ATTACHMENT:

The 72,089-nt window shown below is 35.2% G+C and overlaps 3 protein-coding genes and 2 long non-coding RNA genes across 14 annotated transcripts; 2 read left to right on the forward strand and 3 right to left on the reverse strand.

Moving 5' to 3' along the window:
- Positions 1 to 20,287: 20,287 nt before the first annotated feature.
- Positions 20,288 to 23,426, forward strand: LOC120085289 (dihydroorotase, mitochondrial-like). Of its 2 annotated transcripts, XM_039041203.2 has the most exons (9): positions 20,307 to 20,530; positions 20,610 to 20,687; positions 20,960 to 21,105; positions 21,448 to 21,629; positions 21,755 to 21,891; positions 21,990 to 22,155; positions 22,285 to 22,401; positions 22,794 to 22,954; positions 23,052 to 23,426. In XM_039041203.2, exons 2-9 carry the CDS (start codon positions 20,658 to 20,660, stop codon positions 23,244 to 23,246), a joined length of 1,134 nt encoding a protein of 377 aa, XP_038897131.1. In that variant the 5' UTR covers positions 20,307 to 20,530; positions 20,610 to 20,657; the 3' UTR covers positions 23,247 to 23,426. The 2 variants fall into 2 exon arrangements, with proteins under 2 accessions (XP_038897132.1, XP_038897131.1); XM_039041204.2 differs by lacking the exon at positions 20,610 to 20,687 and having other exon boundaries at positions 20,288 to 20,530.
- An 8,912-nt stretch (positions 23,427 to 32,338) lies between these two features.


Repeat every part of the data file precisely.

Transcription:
The 72,089-nt window shown below is 35.2% G+C and overlaps 3 protein-coding genes and 2 long non-coding RNA genes across 14 annotated transcripts; 2 read left to right on the forward strand and 3 right to left on the reverse strand.

Moving 5' to 3' along the window:
- Positions 1 to 20,287: 20,287 nt before the first annotated feature.
- Positions 20,288 to 23,426, forward strand: LOC120085289 (dihydroorotase, mitochondrial-like). Of its 2 annotated transcripts, XM_039041203.2 has the most exons (9): positions 20,307 to 20,530; positions 20,610 to 20,687; positions 20,960 to 21,105; positions 21,448 to 21,629; positions 21,755 to 21,891; positions 21,990 to 22,155; positions 22,285 to 22,401; positions 22,794 to 22,954; positions 23,052 to 23,426. In XM_039041203.2, exons 2-9 carry the CDS (start codon positions 20,658 to 20,660, stop codon positions 23,244 to 23,246), a joined length of 1,134 nt encoding a protein of 377 aa, XP_038897131.1. In that variant the 5' UTR covers positions 20,307 to 20,530; positions 20,610 to 20,657; the 3' UTR covers positions 23,247 to 23,426. The 2 variants fall into 2 exon arrangements, with proteins under 2 accessions (XP_038897132.1, XP_038897131.1); XM_039041204.2 differs by lacking the exon at positions 20,610 to 20,687 and having other exon boundaries at positions 20,288 to 20,530.
- An 8,912-nt stretch (positions 23,427 to 32,338) lies between these two features.